Medicine: The New Kidneys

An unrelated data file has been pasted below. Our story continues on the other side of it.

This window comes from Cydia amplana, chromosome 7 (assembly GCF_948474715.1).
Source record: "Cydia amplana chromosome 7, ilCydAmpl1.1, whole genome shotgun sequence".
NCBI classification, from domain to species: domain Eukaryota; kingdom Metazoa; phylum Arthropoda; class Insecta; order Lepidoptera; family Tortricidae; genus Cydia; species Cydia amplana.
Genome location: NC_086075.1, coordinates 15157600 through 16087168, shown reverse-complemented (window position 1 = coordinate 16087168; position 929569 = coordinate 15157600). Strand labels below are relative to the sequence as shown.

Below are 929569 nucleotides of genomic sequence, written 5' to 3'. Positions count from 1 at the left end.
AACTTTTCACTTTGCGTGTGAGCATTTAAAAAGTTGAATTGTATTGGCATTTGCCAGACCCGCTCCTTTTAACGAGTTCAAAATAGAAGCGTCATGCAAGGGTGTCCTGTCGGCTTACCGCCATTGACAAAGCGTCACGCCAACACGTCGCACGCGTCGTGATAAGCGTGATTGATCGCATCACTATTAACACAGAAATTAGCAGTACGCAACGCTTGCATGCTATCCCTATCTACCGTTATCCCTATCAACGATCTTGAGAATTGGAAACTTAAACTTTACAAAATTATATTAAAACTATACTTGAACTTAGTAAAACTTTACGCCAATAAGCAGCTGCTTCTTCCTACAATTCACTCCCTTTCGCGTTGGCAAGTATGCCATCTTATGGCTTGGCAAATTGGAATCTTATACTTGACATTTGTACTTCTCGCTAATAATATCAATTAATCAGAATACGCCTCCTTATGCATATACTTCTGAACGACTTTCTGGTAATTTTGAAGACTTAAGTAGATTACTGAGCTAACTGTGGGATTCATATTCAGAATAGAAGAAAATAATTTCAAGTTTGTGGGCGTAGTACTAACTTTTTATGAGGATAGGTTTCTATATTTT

When 1,200 medical researchers assembled at Manhattan's Waldorf-Astoria hotel last week for the Sixth International Congress of the Transplantation Society, some of the loudest applause was given not to a physician but to a philosophy professor from Indianapolis. In 1959 the man, John Riteris, now in his early 40s, was stricken by severe kidney disease. Faced with the prospect of imminent death—or dismal years on a kidney machine—he agreed to what was then still a highly experimental treatment: replacement of his dying kidneys with one donated by his twin brother. Now, 17 years...

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